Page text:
My I slept marvelously in my fancy Bunrattey Castle Hotel room! The self-serve breakfast spread they put on was top notch! I love that cooked mushrooms and tomatoes are always available. The local sausage and bacon were so tasted as well! My new friend from the medieval feast came in and joined me and had an excellent chat about our families.
When I was dropped off at the hotel the day before my bus driver told me that I would be picked up by a new tour bus I'd be joining right there, in front of the hotel at 9:30 am. Then we would all drive together down the lane to the Bunratty Folk Park.
So that's what I did and where I waited.
But by 9:30 with no bus in sight I grew a little worried. I pulled out the paper itinerary that came with my package and voila, it said I should meet my bus in front of the Folk Park by 9:30 so we could all go into the park together.
Aw man! So I took off down the lane, my trusty new suitcase following along and by the time I reached the folk park entrance I saw the bright yellow bus that would be my ride but no people in sight.
Thankfully the staff inside the park held my suitcase and radioed ahead to get my guide to come meet me. The group he had brought was already in the middle of touring the big castle, and since I had already seen it the night before I headed into the rest of the park with a map and clear instructions on what time to meet back at the bus.
At first I was a little disappointed by the park. I followed one side of the trail looking at empty stone and thatched cottages, a non-working old mill and a stone sty with two little sleeping pigs. Nothing seems special or interesting. There were no boards explaining what anything was or he history behind it.
Even the middle section with a quoting little town was underwhelming with mostly touristy knockoffs filling the shelfs.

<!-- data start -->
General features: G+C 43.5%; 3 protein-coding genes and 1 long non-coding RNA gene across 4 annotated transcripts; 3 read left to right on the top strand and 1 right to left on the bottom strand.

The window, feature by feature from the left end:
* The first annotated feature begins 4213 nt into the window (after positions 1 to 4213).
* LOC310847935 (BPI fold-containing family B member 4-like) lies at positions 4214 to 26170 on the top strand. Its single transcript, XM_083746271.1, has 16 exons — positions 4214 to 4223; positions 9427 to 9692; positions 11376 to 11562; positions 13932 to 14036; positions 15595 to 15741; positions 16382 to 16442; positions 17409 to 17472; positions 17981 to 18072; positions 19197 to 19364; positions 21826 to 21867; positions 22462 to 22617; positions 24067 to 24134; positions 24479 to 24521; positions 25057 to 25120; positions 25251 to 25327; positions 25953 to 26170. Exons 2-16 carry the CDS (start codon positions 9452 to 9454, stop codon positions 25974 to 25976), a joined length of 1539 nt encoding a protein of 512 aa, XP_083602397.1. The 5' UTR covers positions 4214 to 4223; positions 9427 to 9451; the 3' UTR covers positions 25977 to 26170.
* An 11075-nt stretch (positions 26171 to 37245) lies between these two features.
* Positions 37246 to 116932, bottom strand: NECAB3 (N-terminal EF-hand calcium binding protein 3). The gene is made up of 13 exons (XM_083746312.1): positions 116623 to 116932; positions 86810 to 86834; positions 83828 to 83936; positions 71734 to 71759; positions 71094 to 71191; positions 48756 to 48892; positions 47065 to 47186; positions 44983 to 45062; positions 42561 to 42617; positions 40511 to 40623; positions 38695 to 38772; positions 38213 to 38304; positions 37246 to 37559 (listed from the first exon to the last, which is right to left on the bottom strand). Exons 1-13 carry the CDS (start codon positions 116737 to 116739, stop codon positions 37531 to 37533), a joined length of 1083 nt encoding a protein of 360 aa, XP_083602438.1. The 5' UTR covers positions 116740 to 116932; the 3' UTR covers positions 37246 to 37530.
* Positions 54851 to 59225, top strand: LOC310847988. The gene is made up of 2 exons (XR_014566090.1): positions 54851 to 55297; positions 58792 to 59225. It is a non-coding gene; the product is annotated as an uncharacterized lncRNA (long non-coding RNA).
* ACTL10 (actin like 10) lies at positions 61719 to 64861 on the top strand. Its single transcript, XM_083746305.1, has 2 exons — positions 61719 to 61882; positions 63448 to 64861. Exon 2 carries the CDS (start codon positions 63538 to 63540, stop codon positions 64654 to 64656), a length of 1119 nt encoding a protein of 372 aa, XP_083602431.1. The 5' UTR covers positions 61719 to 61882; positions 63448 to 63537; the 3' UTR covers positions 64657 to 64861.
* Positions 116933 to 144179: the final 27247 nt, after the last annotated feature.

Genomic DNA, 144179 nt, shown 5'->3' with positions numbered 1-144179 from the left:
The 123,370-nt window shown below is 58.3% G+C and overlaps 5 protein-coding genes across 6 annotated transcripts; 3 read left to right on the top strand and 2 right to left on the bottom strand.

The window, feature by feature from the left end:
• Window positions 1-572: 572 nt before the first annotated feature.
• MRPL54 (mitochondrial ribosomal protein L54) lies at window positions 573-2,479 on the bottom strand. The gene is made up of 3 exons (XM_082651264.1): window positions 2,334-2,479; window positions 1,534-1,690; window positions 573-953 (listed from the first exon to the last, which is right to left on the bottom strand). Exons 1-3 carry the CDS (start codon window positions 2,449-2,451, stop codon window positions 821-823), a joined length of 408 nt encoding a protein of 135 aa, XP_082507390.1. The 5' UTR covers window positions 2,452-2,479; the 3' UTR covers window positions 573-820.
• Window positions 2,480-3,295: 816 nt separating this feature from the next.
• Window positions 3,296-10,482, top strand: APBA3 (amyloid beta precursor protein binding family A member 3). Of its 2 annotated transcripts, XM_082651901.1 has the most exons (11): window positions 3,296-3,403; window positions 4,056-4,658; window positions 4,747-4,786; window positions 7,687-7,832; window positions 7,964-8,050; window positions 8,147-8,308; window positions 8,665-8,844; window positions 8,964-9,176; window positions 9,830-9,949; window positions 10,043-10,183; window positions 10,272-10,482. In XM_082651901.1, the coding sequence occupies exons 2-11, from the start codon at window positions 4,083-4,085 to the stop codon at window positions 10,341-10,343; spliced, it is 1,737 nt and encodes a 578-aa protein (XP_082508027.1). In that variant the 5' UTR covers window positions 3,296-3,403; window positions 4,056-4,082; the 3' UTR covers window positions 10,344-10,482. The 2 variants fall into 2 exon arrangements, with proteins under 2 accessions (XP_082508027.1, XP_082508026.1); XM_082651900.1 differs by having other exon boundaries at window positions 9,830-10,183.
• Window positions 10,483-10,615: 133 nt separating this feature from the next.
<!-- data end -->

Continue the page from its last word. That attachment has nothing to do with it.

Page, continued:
I did grab a simple chocolate ice cream cone at the sweet shoppe and continued to the next section.
Finally I found the few cottages that held a staff member, clad in traditional garb, and decked out as if they were actual working homes from the 1800s Ireland. The staff would explain all about the house, the types I cops gathered, the tools and the way of life.
I also love the bakers cottage where two older ladies, again dressed in old frocks and bonnets, were making scones from scratch and explaining all about the process and the simple cooking tools they would use. One lady was quite cheeky and teased any young people seeing if they could guess what each tool was used for. The baking they prepared all went to good use and was served and sold in the working tea rooms on site. We got to try a taste of a raisin scone with butter and it was delish!!
I met my new guide and found a seat on our big air conditioned coach with about 25 people and we headed off to the town of Doolin for lunch and the Cliffs of Moher!!
After a crazy winding bus drive through the hilly countryside we had lunch in Doolin. A little tiny town made up of a single stop of about a dozen tiny connected store fronts and one place that everyone eats at, O'Connor's pub. I had the seafood chowder, thick and creamy with lots of fish and seafood. And two big warm slabs of brown bread and butter. They served us like a well oiled machine. I ate sitting up at the bar with a few others since all the tables were filled. I browsed the shops. Most shops in Ireland so far all have the same touristy nick knacks. But I bought some local fudge to take with me for a snack and a water and juice. I'm not buying much unless it catches my eye and it just what I want. Back into the bus and onto the Cliffs, one of the sights I was most eager to see.